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Are sea creatures tougher in the tropics?

April 21, 2014

Are sea creatures tougher in the tropics?

De Rivera and Torchin hope to examine how the diversity of local predators, which changes across latitudes, affects the spread of invasive species

Catherine de Rivera hadnít collected marine invertebrates in the tropics for 15 years. If there was any rust, however, it didnít show as she helped hoist critter-covered plates from the water beneath a ship-fueling dock on near the Pacific side of the Panama Canal and process them at STRIís Naos Marine Laboratory.

De Rivera, a marine ecologist at Portland State University, visited STRI to run a teacher-training program funded by the National Science Foundation. The course focused on inquiry-based science and used STRIís long-term studies on sessile marine organisms as a platform. The study, a collaboration between the Smithsonian Environmental Research Center (SERC) and the laboratory of STRI staff scientist Mark Torchin, examines community composition of these organisms and how predators and invasive species influence assemblages.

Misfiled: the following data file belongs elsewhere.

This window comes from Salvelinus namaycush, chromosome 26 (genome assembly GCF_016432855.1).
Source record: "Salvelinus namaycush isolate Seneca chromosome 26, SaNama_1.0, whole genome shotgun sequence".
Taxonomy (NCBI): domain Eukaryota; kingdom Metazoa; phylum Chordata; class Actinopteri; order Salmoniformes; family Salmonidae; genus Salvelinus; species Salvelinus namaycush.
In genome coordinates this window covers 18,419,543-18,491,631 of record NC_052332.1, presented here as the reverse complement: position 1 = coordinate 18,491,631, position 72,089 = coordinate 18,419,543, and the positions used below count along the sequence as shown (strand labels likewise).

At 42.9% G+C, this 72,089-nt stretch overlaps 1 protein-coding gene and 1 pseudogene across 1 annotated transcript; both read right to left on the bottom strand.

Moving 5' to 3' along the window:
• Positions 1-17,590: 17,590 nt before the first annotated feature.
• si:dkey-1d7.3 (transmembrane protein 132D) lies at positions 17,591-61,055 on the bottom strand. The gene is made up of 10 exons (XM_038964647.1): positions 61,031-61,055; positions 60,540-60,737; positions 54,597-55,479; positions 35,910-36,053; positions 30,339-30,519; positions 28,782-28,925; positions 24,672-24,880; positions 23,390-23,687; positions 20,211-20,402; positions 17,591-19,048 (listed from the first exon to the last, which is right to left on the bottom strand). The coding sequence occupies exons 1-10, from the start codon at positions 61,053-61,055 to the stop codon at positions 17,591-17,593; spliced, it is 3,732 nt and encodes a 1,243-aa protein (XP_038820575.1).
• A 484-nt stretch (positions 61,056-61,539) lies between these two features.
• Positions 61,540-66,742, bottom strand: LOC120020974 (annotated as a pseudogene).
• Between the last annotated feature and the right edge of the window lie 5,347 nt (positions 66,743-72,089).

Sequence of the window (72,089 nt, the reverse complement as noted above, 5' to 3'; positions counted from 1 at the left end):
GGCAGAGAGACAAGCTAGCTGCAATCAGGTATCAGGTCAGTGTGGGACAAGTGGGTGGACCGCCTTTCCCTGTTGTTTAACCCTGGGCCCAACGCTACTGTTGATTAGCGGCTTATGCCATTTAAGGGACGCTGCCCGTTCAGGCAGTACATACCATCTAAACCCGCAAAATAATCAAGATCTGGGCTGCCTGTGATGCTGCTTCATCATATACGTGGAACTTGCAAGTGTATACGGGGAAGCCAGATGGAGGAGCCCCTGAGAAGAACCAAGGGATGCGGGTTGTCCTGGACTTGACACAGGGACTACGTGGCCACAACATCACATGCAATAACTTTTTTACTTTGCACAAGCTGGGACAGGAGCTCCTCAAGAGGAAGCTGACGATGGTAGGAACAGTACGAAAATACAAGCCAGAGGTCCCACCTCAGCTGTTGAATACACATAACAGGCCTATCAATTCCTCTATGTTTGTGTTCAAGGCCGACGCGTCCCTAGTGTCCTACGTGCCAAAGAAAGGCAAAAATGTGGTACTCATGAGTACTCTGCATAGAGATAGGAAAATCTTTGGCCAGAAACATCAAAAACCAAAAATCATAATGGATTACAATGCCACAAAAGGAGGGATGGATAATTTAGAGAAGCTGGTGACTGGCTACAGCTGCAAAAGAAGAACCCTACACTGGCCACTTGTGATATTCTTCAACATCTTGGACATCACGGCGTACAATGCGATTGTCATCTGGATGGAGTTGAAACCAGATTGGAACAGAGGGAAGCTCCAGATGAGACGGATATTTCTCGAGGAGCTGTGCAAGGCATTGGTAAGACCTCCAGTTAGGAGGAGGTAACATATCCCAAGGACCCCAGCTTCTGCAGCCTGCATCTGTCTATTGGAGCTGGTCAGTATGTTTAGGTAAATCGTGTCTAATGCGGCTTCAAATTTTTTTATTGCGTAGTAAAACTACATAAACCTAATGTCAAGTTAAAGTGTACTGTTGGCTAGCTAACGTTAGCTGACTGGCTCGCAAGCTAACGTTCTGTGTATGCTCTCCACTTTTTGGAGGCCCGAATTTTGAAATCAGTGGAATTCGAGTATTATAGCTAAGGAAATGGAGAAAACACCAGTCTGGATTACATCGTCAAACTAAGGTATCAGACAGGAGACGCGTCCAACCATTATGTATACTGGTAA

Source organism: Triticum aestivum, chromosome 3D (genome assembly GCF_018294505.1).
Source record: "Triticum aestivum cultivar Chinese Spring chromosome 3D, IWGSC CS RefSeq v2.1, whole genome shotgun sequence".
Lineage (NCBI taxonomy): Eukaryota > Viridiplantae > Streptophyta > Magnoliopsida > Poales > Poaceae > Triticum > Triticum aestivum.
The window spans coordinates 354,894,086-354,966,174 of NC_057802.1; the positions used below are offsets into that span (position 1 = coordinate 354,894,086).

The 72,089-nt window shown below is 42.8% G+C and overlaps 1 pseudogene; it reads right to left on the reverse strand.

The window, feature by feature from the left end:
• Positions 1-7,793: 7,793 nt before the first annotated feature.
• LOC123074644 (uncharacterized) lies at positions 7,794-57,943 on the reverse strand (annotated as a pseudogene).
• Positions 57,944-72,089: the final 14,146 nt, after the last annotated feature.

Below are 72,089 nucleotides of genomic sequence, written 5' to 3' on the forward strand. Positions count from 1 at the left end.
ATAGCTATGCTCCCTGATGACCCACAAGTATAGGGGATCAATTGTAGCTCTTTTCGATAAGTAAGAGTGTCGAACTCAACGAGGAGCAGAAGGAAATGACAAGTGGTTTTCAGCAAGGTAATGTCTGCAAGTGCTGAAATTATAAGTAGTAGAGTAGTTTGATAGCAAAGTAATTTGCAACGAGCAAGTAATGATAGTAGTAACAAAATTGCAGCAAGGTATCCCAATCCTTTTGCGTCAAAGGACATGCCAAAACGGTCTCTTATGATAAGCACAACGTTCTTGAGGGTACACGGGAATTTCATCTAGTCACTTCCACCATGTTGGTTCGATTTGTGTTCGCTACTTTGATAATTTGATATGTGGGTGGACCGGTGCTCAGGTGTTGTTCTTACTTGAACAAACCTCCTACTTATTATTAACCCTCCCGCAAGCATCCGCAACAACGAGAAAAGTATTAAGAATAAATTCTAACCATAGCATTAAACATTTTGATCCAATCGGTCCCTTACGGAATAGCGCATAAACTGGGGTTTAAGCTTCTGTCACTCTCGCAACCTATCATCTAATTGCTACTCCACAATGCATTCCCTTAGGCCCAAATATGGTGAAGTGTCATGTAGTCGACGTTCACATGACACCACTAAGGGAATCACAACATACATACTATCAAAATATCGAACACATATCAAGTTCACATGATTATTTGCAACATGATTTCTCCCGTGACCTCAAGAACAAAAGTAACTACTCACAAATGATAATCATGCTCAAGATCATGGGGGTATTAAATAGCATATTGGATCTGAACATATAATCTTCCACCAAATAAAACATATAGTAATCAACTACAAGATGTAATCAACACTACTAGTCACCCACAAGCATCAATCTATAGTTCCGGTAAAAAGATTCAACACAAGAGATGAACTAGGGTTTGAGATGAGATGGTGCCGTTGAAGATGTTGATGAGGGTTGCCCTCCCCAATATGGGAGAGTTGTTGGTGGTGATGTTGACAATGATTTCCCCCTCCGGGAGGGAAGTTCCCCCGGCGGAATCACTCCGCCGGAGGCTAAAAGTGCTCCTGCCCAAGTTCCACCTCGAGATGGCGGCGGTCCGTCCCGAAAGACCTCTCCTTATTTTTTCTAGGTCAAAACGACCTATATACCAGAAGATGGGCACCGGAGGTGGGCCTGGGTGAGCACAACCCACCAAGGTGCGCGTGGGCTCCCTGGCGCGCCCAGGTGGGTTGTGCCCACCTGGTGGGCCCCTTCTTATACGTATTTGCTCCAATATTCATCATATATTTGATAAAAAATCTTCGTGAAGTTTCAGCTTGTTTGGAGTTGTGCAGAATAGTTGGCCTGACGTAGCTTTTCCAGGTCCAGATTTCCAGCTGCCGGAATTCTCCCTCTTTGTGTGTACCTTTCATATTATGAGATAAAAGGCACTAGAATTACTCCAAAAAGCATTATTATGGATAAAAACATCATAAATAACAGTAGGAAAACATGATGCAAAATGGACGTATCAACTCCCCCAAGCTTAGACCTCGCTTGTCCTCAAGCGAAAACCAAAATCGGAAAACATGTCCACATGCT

De Rivera and Torchin hope to examine how the diversity of local predators, which changes across latitudes, affects the spread of invasive species. To that end, de Rivera plans on using her recent brush-up on methodology in Panama to replicate experiments in Oregon.

ďPredators could be interfering with each other and so reducing net predation to non-natives or could be providing more complete resistance,Ē said de Rivera, wearing a hardhat and reflective safety vest on the Taboguilla Island Terminal, an unusually industrial setting for tropical biology. ďItís not a sure thing.Ē

The collaborators plan to run similar experiments across different latitudes from Ecuador to Alaska. They hope to include sites near to and well removed from ports and shipping lanes to pick apart how proximity high volumes of shipping vessels, which are key to spreading invasive species, influences community composition.

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